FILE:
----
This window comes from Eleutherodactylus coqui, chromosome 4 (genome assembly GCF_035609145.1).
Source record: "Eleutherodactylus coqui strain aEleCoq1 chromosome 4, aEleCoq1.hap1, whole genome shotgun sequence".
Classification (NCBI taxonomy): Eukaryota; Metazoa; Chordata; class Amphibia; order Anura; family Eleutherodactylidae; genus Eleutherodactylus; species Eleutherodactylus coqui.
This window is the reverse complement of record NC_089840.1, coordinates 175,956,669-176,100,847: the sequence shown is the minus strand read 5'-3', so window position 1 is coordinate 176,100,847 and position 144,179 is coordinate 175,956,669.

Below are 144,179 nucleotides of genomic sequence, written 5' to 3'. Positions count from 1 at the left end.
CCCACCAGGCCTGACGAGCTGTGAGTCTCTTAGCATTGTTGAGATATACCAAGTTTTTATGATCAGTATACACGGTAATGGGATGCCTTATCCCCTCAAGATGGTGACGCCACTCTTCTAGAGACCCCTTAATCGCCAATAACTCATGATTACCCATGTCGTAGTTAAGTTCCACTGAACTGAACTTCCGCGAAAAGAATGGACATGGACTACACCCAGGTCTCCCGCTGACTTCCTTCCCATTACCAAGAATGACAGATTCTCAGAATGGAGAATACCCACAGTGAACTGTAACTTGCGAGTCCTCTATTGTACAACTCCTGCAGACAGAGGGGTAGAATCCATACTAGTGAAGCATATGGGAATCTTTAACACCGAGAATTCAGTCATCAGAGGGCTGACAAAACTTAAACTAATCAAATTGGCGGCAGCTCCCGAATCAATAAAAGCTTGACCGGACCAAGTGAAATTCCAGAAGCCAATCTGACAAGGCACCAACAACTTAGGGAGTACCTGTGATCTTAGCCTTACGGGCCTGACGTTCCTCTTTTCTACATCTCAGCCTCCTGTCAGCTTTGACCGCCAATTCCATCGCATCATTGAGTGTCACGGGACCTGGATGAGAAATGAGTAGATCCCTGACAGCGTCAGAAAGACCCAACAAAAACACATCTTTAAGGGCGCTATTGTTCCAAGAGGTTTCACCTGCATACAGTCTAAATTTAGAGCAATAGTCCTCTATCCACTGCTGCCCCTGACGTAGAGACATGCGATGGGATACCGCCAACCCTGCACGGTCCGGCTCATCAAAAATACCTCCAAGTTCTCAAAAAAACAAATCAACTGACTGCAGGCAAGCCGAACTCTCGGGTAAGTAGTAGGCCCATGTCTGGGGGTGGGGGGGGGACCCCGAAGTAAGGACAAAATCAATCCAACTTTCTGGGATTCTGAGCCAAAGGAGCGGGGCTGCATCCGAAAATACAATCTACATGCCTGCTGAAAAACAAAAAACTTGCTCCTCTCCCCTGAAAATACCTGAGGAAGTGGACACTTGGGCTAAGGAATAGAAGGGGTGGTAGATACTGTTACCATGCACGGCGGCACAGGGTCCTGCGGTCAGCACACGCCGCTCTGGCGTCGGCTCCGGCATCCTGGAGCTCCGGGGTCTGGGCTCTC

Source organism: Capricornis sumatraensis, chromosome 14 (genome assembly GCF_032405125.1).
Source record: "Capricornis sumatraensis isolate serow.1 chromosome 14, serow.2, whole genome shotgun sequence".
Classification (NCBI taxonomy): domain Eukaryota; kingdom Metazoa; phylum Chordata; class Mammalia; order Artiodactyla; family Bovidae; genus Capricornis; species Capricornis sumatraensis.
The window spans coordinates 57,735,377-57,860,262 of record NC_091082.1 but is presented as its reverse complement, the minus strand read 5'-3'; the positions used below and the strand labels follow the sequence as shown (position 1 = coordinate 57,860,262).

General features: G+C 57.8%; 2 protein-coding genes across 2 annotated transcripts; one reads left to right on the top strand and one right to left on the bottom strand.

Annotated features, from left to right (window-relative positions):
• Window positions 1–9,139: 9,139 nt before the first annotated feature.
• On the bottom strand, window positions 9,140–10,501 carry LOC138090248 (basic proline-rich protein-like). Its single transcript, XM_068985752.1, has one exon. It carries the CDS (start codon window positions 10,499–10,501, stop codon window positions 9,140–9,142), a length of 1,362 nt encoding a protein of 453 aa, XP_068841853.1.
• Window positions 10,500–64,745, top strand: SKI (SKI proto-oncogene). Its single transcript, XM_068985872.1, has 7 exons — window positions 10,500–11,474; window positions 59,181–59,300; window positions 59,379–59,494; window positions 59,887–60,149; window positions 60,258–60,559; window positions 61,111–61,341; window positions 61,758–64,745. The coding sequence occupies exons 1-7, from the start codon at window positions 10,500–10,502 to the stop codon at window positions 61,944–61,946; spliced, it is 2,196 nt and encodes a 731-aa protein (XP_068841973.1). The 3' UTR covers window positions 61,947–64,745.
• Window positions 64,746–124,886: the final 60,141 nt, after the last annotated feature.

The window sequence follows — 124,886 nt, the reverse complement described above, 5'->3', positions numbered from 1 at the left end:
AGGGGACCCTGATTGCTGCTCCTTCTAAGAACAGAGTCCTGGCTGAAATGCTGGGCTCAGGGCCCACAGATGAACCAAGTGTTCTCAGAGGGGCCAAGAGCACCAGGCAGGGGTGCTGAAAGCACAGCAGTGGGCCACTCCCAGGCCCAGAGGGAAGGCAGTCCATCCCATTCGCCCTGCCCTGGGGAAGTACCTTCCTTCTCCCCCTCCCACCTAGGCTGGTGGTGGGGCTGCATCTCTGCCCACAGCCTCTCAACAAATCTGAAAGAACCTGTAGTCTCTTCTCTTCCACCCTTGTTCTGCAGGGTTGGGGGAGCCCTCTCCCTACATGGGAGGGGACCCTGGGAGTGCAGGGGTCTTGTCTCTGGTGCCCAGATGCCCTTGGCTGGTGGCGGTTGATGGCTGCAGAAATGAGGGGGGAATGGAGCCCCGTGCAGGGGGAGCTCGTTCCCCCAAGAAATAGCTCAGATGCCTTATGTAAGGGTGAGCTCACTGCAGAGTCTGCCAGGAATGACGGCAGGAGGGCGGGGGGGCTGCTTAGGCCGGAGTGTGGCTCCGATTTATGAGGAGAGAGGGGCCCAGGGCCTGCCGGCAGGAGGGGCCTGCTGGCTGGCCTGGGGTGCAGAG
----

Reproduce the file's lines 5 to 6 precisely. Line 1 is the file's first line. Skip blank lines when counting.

Below are 144,179 nucleotides of genomic sequence, written 5' to 3'. Positions count from 1 at the left end.
CCCACCAGGCCTGACGAGCTGTGAGTCTCTTAGCATTGTTGAGATATACCAAGTTTTTATGATCAGTATACACGGTAATGGGATGCCTTATCCCCTCAAGATGGTGACGCCACTCTTCTAGAGACCCCTTAATCGCCAATAACTCATGATTACCCATGTCGTAGTTAAGTTCCACTGAACTGAACTTCCGCGAAAAGAATGGACATGGACTACACCCAGGTCTCCCGCTGACTTCCTTCCCATTACCAAGAATGACAGATTCTCAGAATGGAGAATACCCACAGTGAACTGTAACTTGCGAGTCCTCTATTGTACAACTCCTGCAGACAGAGGGGTAGAATCCATACTAGTGAAGCATATGGGAATCTTTAACACCGAGAATTCAGTCATCAGAGGGCTGACAAAACTTAAACTAATCAAATTGGCGGCAGCTCCCGAATCAATAAAAGCTTGACCGGACCAAGTGAAATTCCAGAAGCCAATCTGACAAGGCACCAACAACTTAGGGAGTACCTGTGATCTTAGCCTTACGGGCCTGACGTTCCTCTTTTCTACATCTCAGCCTCCTGTCAGCTTTGACCGCCAATTCCATCGCATCATTGAGTGTCACGGGACCTGGATGAGAAATGAGTAGATCCCTGACAGCGTCAGAAAGACCCAACAAAAACACATCTTTAAGGGCGCTATTGTTCCAAGAGGTTTCACCTGCATACAGTCTAAATTTAGAGCAATAGTCCTCTATCCACTGCTGCCCCTGACGTAGAGACATGCGATGGGATACCGCCAACCCTGCACGGTCCGGCTCATCAAAAATACCTCCAAGTTCTCAAAAAAACAAATCAACTGACTGCAGGCAAGCCGAACTCTCGGGTAAGTAGTAGGCCCATGTCTGGGGGTGGGGGGGGGACCCCGAAGTAAGGACAAAATCAATCCAACTTTCTGGGATTCTGAGCCAAAGGAGCGGGGCTGCATCCGAAAATACAATCTACATGCCTGCTGAAAAACAAAAAACTTGCTCCTCTCCCCTGAAAATACCTGAGGAAGTGGACACTTGGGCTAAGGAATAGAAGGGGTGGTAGATACTGTTACCATGCACGGCGGCACAGGGTCCTGCGGTCAGCACACGCCGCTCTGGCGTCGGCTCCGGCATCCTGGAGCTCCGGGGTCTGGGCTCTC